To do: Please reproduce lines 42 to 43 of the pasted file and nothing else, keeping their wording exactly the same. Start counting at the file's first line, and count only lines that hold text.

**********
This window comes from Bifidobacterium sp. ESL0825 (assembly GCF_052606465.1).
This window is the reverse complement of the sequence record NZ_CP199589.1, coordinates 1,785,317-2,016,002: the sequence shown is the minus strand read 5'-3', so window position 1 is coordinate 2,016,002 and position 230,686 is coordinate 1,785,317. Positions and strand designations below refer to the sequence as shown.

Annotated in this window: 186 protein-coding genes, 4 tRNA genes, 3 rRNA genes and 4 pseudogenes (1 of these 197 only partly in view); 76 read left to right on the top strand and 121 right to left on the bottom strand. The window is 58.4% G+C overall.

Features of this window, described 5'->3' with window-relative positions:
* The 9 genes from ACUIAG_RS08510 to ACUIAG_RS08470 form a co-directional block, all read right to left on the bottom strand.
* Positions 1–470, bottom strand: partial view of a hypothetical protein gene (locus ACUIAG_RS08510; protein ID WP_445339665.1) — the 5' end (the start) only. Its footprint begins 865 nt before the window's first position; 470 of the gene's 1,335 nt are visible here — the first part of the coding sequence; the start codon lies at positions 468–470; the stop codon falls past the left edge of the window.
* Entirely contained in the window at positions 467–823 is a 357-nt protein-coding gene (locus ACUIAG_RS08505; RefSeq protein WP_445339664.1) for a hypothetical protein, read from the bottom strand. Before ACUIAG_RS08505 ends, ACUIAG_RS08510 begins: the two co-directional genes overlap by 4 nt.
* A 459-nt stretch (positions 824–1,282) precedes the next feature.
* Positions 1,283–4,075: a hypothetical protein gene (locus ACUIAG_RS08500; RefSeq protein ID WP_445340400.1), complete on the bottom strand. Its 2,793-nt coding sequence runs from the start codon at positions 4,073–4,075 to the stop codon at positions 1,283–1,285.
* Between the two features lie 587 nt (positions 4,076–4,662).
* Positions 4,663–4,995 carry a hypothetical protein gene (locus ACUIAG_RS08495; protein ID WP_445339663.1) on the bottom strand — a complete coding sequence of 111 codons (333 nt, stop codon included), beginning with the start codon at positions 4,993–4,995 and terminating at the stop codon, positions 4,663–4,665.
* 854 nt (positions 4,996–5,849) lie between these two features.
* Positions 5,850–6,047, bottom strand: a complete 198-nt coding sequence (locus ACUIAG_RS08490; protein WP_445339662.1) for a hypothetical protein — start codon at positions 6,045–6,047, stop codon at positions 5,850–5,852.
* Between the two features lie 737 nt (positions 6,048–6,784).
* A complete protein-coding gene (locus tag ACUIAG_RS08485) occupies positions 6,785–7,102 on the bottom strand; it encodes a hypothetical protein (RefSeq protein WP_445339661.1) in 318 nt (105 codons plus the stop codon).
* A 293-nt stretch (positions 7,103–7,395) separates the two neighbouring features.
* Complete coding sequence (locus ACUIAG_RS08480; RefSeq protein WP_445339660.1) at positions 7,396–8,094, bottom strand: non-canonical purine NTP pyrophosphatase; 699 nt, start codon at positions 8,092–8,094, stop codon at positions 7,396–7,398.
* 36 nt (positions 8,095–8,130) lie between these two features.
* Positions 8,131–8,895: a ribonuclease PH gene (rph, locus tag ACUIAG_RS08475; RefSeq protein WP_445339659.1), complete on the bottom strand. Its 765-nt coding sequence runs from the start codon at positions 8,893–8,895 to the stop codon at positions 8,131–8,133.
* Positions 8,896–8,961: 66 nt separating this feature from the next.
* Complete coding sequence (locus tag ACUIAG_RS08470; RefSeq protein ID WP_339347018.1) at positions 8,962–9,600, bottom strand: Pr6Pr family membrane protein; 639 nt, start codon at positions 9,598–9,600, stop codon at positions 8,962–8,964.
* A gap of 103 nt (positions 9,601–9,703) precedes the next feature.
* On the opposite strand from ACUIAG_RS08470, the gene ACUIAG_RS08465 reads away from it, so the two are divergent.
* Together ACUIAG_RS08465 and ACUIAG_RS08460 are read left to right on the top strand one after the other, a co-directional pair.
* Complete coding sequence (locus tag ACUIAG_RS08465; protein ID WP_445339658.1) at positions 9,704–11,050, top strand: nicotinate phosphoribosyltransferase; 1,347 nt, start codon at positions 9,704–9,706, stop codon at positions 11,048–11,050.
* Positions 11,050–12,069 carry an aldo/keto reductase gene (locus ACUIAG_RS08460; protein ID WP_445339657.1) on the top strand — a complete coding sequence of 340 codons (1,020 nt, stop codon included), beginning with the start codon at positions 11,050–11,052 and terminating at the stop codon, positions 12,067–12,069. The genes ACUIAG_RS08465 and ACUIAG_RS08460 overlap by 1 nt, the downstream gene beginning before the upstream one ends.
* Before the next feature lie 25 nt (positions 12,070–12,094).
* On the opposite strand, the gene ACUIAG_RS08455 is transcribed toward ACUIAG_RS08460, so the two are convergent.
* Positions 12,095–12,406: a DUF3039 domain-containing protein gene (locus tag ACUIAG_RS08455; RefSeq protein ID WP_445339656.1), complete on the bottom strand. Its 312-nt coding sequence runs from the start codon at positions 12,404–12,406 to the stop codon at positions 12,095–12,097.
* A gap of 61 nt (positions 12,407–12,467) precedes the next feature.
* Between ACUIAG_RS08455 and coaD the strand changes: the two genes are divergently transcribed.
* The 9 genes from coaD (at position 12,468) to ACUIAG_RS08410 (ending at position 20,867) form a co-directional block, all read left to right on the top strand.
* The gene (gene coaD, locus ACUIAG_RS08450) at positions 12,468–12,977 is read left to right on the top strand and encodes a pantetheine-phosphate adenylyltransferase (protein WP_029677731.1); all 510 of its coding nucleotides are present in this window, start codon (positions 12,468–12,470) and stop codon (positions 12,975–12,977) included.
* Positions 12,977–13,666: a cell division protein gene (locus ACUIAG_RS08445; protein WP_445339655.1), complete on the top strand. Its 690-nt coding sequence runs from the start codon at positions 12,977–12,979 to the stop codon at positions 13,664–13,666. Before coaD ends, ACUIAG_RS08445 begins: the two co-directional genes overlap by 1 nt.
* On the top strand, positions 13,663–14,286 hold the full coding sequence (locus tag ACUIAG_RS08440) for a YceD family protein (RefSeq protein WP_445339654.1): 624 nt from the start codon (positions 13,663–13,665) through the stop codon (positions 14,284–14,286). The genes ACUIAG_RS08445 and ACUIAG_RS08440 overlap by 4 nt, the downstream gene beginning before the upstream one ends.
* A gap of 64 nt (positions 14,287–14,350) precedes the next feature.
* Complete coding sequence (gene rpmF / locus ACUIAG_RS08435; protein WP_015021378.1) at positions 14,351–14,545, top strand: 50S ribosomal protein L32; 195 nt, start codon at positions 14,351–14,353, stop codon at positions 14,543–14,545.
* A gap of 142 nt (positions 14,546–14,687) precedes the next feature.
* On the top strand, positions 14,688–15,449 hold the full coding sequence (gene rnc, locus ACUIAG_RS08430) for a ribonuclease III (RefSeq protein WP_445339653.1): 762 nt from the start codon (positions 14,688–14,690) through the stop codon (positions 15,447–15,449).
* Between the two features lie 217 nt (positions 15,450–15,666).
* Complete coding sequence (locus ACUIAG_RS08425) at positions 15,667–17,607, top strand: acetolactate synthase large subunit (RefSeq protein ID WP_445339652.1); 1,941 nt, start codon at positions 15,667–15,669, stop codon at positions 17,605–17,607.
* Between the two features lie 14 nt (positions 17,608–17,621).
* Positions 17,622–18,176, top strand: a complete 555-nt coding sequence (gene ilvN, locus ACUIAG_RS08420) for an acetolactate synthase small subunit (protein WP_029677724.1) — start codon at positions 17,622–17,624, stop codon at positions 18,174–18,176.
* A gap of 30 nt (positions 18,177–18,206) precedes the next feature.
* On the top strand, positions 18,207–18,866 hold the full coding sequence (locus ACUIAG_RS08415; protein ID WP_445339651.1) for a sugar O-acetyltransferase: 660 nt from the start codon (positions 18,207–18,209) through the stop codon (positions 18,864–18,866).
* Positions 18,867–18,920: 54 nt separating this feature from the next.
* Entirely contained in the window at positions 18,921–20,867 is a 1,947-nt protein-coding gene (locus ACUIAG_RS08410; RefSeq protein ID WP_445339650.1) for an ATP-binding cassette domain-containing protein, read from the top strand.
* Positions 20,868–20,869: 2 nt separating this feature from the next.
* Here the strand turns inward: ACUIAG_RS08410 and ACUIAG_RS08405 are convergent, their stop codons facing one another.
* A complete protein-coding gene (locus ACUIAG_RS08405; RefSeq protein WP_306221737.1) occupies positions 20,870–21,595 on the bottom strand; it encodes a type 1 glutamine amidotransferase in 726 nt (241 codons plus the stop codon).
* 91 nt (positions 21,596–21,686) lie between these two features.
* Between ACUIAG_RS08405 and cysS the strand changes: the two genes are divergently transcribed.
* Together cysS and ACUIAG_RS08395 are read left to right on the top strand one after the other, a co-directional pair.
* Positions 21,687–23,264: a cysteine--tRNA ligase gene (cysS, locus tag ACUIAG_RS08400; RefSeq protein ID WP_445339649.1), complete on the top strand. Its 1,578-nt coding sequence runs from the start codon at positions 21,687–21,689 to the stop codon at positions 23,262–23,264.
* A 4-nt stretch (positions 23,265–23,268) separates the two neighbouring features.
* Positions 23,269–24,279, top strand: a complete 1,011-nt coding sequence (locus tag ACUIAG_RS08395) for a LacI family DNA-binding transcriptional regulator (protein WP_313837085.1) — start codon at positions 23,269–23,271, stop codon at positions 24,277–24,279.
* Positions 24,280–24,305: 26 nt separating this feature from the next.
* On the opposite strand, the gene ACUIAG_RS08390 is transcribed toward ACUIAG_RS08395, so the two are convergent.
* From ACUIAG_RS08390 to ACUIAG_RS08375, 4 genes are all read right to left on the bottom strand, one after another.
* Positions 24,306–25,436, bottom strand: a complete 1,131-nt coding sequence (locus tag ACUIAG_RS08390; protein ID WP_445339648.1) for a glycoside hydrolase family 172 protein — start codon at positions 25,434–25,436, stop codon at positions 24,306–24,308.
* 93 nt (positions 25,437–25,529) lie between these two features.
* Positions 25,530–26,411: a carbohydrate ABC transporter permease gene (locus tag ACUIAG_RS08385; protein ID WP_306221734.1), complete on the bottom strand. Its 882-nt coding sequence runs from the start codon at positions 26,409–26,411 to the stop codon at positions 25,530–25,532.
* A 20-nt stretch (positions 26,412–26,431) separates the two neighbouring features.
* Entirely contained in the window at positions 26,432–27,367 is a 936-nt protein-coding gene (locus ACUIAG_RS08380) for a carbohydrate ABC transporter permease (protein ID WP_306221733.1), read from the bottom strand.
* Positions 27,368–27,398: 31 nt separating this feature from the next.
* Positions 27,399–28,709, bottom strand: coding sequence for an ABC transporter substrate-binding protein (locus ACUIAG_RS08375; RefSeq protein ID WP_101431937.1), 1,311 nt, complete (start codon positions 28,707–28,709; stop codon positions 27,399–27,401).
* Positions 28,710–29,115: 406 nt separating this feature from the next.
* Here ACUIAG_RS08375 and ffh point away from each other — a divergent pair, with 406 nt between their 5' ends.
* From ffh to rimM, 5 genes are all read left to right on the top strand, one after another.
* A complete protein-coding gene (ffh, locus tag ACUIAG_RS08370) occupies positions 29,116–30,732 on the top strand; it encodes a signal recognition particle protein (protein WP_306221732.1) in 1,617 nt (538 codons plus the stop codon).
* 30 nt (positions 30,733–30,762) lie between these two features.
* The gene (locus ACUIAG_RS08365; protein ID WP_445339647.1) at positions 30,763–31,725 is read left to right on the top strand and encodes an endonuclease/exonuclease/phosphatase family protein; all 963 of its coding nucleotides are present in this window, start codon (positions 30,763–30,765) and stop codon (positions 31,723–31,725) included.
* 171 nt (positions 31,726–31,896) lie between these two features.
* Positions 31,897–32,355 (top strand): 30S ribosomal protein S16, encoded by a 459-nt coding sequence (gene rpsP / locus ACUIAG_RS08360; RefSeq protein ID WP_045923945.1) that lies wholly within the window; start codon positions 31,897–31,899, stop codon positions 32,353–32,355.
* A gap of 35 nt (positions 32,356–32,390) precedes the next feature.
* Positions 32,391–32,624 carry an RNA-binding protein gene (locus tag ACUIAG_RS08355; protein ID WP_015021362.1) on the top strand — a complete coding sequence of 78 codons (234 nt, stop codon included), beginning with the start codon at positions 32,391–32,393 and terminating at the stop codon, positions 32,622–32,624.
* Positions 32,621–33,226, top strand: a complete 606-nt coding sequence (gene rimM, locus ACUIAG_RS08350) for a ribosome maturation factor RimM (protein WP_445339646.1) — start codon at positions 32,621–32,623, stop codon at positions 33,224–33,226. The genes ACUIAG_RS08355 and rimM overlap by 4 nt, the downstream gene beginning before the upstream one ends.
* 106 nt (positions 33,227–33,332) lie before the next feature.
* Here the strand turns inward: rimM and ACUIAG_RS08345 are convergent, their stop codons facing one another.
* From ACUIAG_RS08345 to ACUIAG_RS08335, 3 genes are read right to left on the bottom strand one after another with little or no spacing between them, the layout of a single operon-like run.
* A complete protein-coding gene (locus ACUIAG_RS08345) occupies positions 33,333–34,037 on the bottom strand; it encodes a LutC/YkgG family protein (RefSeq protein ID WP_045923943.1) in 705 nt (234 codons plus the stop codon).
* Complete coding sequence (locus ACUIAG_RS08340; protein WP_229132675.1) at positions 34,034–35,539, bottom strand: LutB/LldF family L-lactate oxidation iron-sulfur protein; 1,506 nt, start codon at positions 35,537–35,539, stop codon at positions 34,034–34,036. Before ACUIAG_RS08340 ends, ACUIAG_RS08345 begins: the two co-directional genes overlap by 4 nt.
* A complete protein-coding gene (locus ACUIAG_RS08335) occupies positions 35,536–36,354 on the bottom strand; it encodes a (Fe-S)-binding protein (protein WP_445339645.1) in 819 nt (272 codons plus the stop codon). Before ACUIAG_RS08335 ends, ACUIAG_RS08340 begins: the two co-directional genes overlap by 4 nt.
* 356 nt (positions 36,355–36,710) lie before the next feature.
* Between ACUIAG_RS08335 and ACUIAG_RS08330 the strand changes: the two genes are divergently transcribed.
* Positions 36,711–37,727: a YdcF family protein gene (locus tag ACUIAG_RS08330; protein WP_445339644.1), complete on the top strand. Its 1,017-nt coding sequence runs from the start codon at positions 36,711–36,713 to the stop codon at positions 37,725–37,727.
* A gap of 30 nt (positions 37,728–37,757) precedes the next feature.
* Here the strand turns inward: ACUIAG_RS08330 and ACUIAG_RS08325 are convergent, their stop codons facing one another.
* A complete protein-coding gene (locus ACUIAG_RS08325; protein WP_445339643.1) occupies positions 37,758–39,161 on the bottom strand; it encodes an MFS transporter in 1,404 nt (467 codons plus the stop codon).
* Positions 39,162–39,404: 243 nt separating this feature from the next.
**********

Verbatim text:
* Between the two features lie 14 nt (positions 17,608–17,621).
* Positions 17,622–18,176, top strand: a complete 555-nt coding sequence (gene ilvN, locus ACUIAG_RS08420) for an acetolactate synthase small subunit (protein WP_029677724.1) — start codon at positions 17,622–17,624, stop codon at positions 18,174–18,176.